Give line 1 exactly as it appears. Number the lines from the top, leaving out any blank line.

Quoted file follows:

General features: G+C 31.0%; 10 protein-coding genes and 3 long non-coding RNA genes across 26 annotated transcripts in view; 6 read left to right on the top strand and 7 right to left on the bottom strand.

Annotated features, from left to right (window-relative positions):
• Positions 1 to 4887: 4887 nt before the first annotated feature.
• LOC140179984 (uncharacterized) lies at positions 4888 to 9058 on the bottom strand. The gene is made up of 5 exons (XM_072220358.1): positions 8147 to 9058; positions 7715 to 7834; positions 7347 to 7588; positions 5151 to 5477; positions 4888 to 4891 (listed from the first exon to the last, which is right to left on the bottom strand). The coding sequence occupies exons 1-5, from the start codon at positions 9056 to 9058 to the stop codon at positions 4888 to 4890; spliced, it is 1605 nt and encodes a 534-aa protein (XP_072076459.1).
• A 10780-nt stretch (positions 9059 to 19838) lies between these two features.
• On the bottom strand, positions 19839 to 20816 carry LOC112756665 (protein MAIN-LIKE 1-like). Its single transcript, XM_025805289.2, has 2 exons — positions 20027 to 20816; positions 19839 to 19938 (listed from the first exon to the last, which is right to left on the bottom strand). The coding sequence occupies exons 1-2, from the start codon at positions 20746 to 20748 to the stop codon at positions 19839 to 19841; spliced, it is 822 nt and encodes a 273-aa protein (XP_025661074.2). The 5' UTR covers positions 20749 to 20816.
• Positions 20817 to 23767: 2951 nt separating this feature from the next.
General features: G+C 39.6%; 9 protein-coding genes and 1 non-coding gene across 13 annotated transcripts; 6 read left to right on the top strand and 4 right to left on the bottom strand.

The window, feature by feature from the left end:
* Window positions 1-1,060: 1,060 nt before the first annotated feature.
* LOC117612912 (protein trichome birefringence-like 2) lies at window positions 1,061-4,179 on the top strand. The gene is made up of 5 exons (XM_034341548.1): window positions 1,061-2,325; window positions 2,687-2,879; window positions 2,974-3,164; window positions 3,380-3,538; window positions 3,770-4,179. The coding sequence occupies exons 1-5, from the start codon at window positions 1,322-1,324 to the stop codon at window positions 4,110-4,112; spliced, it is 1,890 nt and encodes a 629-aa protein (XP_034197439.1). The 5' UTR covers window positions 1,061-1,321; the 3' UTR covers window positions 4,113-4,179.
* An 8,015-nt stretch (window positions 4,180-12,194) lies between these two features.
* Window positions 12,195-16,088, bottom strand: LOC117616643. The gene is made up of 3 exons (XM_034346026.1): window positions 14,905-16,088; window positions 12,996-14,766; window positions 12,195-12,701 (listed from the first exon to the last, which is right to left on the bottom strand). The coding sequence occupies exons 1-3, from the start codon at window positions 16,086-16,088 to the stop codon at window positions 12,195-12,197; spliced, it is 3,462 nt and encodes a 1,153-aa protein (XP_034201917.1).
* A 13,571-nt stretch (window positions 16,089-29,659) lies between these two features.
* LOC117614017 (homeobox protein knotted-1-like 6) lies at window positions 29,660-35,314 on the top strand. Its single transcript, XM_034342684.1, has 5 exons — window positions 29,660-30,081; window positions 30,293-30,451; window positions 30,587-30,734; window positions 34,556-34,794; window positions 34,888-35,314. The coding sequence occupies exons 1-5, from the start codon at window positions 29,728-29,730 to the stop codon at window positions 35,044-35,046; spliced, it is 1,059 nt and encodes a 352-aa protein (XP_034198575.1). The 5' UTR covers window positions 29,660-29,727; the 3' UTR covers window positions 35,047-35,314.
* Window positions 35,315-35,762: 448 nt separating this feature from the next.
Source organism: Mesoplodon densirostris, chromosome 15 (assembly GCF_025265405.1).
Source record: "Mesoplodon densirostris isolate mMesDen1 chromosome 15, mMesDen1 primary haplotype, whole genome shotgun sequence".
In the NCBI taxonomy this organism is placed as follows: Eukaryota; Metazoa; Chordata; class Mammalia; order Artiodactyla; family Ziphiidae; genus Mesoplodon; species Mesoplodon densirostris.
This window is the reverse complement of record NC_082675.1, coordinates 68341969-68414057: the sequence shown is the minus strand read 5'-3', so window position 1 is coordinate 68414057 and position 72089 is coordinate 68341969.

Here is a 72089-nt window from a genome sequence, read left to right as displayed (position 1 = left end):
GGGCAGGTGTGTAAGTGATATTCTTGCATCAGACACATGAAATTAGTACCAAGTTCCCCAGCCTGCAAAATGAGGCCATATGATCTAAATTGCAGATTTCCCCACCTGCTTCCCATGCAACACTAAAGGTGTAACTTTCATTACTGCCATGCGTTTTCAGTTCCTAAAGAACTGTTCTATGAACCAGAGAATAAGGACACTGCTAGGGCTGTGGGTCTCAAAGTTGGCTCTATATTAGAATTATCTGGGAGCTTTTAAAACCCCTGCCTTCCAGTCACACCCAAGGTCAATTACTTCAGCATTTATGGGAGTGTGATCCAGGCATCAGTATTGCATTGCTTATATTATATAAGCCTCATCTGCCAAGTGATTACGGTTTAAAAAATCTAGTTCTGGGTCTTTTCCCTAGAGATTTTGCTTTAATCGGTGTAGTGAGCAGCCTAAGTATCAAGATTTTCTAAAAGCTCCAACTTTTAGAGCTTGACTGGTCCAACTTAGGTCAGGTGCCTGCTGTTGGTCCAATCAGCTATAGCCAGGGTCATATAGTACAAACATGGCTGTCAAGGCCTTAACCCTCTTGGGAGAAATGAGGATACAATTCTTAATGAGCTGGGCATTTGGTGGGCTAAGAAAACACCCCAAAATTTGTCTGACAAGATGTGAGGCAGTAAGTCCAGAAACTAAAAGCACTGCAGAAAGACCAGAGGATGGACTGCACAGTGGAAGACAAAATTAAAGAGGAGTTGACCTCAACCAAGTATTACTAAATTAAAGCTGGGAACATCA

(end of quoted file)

General features: G+C 31.0%; 10 protein-coding genes and 3 long non-coding RNA genes across 26 annotated transcripts in view; 6 read left to right on the top strand and 7 right to left on the bottom strand.